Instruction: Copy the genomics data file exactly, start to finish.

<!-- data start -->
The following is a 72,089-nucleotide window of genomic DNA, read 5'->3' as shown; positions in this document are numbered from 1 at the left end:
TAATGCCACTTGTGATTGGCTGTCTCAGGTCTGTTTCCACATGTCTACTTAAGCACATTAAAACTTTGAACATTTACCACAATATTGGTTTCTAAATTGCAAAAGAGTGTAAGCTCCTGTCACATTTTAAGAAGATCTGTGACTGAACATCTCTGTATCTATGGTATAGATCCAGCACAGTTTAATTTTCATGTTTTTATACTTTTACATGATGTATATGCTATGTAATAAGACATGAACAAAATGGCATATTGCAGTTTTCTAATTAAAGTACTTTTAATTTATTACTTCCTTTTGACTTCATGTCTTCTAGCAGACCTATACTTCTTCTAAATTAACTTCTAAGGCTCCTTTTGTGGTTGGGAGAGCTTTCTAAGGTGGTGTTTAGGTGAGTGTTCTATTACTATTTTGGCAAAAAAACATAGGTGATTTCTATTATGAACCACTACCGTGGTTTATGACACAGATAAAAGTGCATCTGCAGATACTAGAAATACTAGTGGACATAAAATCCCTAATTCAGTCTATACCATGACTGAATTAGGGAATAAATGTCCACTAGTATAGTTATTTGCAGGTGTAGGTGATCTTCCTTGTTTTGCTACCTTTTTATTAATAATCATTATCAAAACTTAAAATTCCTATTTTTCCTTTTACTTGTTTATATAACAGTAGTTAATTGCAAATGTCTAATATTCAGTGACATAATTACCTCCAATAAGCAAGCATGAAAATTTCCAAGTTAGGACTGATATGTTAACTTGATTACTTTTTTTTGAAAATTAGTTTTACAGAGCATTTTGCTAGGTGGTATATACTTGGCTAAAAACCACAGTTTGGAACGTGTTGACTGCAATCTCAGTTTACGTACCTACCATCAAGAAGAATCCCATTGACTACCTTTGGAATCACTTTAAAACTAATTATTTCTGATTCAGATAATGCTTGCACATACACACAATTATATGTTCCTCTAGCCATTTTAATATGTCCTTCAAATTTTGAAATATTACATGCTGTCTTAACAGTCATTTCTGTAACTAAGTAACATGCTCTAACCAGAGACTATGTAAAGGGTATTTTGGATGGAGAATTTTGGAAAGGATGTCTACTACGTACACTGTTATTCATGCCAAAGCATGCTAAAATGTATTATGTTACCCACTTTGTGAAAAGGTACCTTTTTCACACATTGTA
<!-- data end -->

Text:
The following is a 72,089-nucleotide window of genomic DNA, read 5'->3' as shown; positions in this document are numbered from 1 at the left end:
TAATGCCACTTGTGATTGGCTGTCTCAGGTCTGTTTCCACATGTCTACTTAAGCACATTAAAACTTTGAACATTTACCACAATATTGGTTTCTAAATTGCAAAAGAGTGTAAGCTCCTGTCACATTTTAAGAAGATCTGTGACTGAACATCTCTGTATCTATGGTATAGATCCAGCACAGTTTAATTTTCATGTTTTTATACTTTTACATGATGTATATGCTATGTAATAAGACATGAACAAAATGGCATATTGCAGTTTTCTAATTAAAGTACTTTTAATTTATTACTTCCTTTTGACTTCATGTCTTCTAGCAGACCTATACTTCTTCTAAATTAACTTCTAAGGCTCCTTTTGTGGTTGGGAGAGCTTTCTAAGGTGGTGTTTAGGTGAGTGTTCTATTACTATTTTGGCAAAAAAACATAGGTGATTTCTATTATGAACCACTACCGTGGTTTATGACACAGATAAAAGTGCATCTGCAGATACTAGAAATACTAGTGGACATAAAATCCCTAATTCAGTCTATACCATGACTGAATTAGGGAATAAATGTCCACTAGTATAGTTATTTGCAGGTGTAGGTGATCTTCCTTGTTTTGCTACCTTTTTATTAATAATCATTATCAAAACTTAAAATTCCTATTTTTCCTTTTACTTGTTTATATAACAGTAGTTAATTGCAAATGTCTAATATTCAGTGACATAATTACCTCCAATAAGCAAGCATGAAAATTTCCAAGTTAGGACTGATATGTTAACTTGATTACTTTTTTTTGAAAATTAGTTTTACAGAGCATTTTGCTAGGTGGTATATACTTGGCTAAAAACCACAGTTTGGAACGTGTTGACTGCAATCTCAGTTTACGTACCTACCATCAAGAAGAATCCCATTGACTACCTTTGGAATCACTTTAAAACTAATTATTTCTGATTCAGATAATGCTTGCACATACACACAATTATATGTTCCTCTAGCCATTTTAATATGTCCTTCAAATTTTGAAATATTACATGCTGTCTTAACAGTCATTTCTGTAACTAAGTAACATGCTCTAACCAGAGACTATGTAAAGGGTATTTTGGATGGAGAATTTTGGAAAGGATGTCTACTACGTACACTGTTATTCATGCCAAAGCATGCTAAAATGTATTATGTTACCCACTTTGTGAAAAGGTACCTTTTTCACACATTGTA